Barnstable County Sheriff’s Office: B & E Crimes on the Decline


BOURNE – The total amount of break-ins occurring on Cape Cod continues to decline, according to the Barnstable County Sheriff’s Office.

The Barnstable County Sheriff’s Office Bureau of Criminal Investigation (BCI) is responsible for processing crime scenes and collecting forensic evidence for all Cape Cod law enforcement agencies.

A review of the 2018 BCI call volume shows that the number of commercial and residential breaking and entering’s (B&E) have continued to fall since 2016.

In 2016, the Sheriff’s Office says it collected forensic evidence for a total of 648 B&E’s on the Cape. In 2017, the total dropped to 508, and in 2018, dropped again to 437 B&E’s.

Of the 437 calls for forensic assistance in 2018, 79 fingerprints were identified, providing evidence that assisted local law enforcement in identifying and prosecuting suspects.

“A few years ago, the Sheriff’s Office made an investment in a new AFIS system – the Automated Fingerprint Identification System, and the new technology that was out there. Basically, this allows us, when we have a fingerprint at a crime scene, to electronically compare it to anything in the FBI or state database,” said Special Sheriff Jeff Perry.

“This new technology has resulted in a lot more hits and a lot more verifications and a lot more suspects being apprehended.”

In Massachusetts, the Automated Fingerprint Identification System (AFIS) contains millions of fingerprint exemplars that are electronically and quickly compared to unknown prints recovered from crime scenes. AFIS then provides a list of potential candidates that have similar fingerprint features which are then closely analyzed by the BCI Officer who ultimately makes an elimination or positive identification.  

“If a print is left behind at a crime scene and the prints are in the systems, with AFIS and BCI’s officers, we’re going to identify you!” BCI Unit Supervisor Matt Smith proudly stated.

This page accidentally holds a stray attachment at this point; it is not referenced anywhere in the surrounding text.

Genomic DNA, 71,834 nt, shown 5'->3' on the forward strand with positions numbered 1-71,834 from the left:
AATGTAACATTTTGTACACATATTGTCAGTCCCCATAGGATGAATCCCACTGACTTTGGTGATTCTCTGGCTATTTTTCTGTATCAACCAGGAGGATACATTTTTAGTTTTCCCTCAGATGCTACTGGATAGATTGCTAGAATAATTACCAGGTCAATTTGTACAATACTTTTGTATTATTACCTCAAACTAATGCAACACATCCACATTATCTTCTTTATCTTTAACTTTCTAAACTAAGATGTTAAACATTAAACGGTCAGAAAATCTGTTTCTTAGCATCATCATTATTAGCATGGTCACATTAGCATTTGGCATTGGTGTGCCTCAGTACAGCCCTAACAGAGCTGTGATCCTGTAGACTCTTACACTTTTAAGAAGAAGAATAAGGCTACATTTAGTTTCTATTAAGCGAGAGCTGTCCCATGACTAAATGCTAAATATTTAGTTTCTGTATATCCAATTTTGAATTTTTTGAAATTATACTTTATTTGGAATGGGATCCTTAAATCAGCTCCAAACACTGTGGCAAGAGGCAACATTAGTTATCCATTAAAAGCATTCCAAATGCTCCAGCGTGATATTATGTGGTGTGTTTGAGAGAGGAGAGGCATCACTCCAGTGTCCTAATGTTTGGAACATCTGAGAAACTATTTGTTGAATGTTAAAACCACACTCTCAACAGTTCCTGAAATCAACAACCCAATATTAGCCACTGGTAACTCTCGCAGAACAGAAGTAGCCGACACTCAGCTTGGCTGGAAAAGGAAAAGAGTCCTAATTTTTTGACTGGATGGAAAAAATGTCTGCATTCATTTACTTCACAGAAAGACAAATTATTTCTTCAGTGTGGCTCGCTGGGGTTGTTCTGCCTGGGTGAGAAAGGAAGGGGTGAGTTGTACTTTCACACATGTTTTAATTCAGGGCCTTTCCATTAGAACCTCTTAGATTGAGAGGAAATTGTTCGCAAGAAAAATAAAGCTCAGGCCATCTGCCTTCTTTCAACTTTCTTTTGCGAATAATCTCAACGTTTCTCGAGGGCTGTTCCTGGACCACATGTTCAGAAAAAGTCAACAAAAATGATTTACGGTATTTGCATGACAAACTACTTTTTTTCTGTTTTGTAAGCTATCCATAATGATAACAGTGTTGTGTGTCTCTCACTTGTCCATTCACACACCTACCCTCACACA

While forced B&E’s have declined in recent years, the Sheriff’s Office says a concerning trend in Barnstable County is the amount of no-force breaks-ins, which has not seen a reduction. 

Unlocked doors and open windows of residences and motor vehicles remains an attraction to criminals seeking a quick and easy theft of money or personal items. Often times, the suspect merely has to reach in to grab an item and they’re gone in an instant. 

If somebody is a victim of a B&E, Special Sheriff Perry stresses the importance of reporting the crime and not disturbing the crime scene until authorities arrive and investigate.

“I think sometimes people have a vandalism or a larceny that they don’t consider significant and maybe won’t report it because they don’t want to be bothered. But what they don’t know it whether or not that incident is part of a larger incident or maybe there’s specific forensic evidence at their crime scene that might help solve other crimes,” Perry explained.  

“The second thing to do is to not disturb the crime scene. If your house was broken into or something was damaged, don’t go picking it up and don’t try to repair it until after our investigators come out and have the chance to photograph, fingerprint, collect DNA evidence, whatever the specific case may be regarding that crime.”

By TIM DUNN, News Center 

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